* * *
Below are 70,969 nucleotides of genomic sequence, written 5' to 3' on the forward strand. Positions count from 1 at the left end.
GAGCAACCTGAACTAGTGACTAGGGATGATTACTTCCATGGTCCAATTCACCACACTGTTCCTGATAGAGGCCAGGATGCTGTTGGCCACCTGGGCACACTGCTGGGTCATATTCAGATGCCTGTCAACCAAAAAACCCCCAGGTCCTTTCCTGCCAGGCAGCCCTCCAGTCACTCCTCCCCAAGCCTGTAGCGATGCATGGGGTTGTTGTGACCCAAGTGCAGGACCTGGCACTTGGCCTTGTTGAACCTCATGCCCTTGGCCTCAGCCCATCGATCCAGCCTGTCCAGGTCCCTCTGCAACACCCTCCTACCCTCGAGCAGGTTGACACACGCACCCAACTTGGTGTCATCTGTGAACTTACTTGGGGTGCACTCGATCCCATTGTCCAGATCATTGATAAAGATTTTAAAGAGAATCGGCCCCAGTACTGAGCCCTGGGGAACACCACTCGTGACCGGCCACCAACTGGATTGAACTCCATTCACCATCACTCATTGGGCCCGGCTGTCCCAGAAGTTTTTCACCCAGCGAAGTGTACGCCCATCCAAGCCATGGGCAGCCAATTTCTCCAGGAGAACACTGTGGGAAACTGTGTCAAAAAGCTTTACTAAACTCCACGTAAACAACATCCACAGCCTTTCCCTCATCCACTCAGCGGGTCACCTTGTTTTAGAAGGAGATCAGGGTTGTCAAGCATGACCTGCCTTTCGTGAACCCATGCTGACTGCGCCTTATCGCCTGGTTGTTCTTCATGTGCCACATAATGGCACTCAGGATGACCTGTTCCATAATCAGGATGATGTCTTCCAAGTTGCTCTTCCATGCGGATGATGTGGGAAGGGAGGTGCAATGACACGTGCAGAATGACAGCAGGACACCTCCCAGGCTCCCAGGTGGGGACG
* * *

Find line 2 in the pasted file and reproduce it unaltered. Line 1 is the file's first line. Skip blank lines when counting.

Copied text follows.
GAGCAACCTGAACTAGTGACTAGGGATGATTACTTCCATGGTCCAATTCACCACACTGTTCCTGATAGAGGCCAGGATGCTGTTGGCCACCTGGGCACACTGCTGGGTCATATTCAGATGCCTGTCAACCAAAAAACCCCCAGGTCCTTTCCTGCCAGGCAGCCCTCCAGTCACTCCTCCCCAAGCCTGTAGCGATGCATGGGGTTGTTGTGACCCAAGTGCAGGACCTGGCACTTGGCCTTGTTGAACCTCATGCCCTTGGCCTCAGCCCATCGATCCAGCCTGTCCAGGTCCCTCTGCAACACCCTCCTACCCTCGAGCAGGTTGACACACGCACCCAACTTGGTGTCATCTGTGAACTTACTTGGGGTGCACTCGATCCCATTGTCCAGATCATTGATAAAGATTTTAAAGAGAATCGGCCCCAGTACTGAGCCCTGGGGAACACCACTCGTGACCGGCCACCAACTGGATTGAACTCCATTCACCATCACTCATTGGGCCCGGCTGTCCCAGAAGTTTTTCACCCAGCGAAGTGTACGCCCATCCAAGCCATGGGCAGCCAATTTCTCCAGGAGAACACTGTGGGAAACTGTGTCAAAAAGCTTTACTAAACTCCACGTAAACAACATCCACAGCCTTTCCCTCATCCACTCAGCGGGTCACCTTGTTTTAGAAGGAGATCAGGGTTGTCAAGCATGACCTGCCTTTCGTGAACCCATGCTGACTGCGCCTTATCGCCTGGTTGTTCTTCATGTGCCACATAATGGCACTCAGGATGACCTGTTCCATAATCAGGATGATGTCTTCCAAGTTGCTCTTCCATGCGGATGATGTGGGAAGGGAGGTGCAATGACACGTGCAGAATGACAGCAGGACACCTCCCAGGCTCCCAGGTGGGGACG